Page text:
Extended Trips: Online. Required before planning a trip of 3 nights or more. The girls in your troop have progressed from their first outings and field trips, have had shorter overnight adventures and camp-outs, and now they’re ready for the next step: an extended backpacking trip, a cross-country road trip, or a stay at one of the Girl Scout/WAGGGS World Centers. Extended trips will help you to prepare the girls for the extensive planning process and all the rest that’s involved in making the trip a safe and memorable one. Prerequisite: Overnight Trips.

Supporting your Girl Scout community

Service Unit Team Training: In person. Ready for the next challenge? Supporting other Girl Scout volunteers in your community by joining the service unit team is a rewarding experience and a way for you to share your experience and expertise.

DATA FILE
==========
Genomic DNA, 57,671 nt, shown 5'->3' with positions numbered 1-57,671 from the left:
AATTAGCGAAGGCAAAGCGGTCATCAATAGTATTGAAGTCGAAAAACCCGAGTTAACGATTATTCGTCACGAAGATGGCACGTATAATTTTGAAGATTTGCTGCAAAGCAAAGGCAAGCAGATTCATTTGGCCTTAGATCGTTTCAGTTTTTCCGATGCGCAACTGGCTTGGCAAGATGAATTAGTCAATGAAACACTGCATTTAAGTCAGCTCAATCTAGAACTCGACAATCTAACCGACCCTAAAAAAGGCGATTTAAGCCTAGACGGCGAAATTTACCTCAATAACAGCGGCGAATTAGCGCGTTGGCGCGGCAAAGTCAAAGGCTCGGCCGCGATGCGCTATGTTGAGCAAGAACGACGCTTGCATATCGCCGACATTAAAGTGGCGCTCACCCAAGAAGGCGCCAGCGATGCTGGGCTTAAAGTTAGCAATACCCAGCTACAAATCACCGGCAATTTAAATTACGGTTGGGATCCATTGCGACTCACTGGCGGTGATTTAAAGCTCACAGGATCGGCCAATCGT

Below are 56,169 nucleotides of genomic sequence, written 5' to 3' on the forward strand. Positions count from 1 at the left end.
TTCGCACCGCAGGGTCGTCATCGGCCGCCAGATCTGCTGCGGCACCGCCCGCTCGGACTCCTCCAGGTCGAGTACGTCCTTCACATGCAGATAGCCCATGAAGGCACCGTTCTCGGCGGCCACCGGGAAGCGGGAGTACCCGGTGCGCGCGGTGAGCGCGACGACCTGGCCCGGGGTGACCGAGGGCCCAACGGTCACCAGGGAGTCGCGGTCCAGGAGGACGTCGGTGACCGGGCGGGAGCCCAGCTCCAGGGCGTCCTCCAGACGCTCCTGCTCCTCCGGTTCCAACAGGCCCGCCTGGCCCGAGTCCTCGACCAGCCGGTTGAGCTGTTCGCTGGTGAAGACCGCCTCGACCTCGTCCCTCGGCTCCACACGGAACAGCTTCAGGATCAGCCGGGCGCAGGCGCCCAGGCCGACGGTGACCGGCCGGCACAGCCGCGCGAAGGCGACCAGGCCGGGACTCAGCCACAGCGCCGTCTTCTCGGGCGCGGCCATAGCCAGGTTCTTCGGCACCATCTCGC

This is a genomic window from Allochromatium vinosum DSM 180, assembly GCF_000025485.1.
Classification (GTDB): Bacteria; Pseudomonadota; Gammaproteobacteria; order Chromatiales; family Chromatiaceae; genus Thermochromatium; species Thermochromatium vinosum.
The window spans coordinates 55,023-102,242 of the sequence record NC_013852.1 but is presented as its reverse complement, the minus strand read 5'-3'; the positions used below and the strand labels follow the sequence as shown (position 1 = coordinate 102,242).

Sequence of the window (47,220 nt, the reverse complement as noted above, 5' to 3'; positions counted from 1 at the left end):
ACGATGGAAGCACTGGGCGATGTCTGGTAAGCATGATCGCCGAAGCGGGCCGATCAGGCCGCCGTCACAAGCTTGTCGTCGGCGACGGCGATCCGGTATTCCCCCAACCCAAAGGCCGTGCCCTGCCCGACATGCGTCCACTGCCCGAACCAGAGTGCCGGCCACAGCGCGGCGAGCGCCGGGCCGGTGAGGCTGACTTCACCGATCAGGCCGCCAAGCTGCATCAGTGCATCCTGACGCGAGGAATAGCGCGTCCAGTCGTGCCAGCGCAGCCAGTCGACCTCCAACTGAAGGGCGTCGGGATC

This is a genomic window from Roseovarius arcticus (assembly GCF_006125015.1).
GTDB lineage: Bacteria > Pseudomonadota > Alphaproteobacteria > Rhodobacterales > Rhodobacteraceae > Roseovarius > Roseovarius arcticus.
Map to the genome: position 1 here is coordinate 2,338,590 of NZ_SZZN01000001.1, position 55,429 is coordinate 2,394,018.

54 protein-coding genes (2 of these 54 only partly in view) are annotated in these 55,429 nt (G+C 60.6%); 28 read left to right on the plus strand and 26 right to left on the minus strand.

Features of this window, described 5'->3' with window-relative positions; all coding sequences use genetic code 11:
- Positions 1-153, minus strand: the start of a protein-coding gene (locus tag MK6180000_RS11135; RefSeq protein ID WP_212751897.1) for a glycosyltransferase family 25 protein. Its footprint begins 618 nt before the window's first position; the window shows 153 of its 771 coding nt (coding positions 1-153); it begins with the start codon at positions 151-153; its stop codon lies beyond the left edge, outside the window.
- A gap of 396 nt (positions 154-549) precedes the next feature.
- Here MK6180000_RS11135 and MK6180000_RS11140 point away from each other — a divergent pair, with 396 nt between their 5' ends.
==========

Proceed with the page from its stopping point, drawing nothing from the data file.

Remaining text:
Recruiter Training: In person. Who’s our best resource for spreading the good Girl Scout news and keeping us growing? You are! Learn how to fast track new girls and volunteers in your community and practice your best “G.I.R.L.” pitch.

Train the Trainer: In person. Are you ready to give back to your Girl Scout community in a big way? Join us as a volunteer trainer and help support other volunteers!

Program Aide Train the Trainer: In person. We rely on Program Aide trainers to provide meaningful and fun development for Cadettes who want to lead younger girls.

Power Up Train the Trainer: In person. Make an impact in your community! Learn to teach other adults and older girls how to lead Power Up anti-bullying workshops. Read more about Power Up here.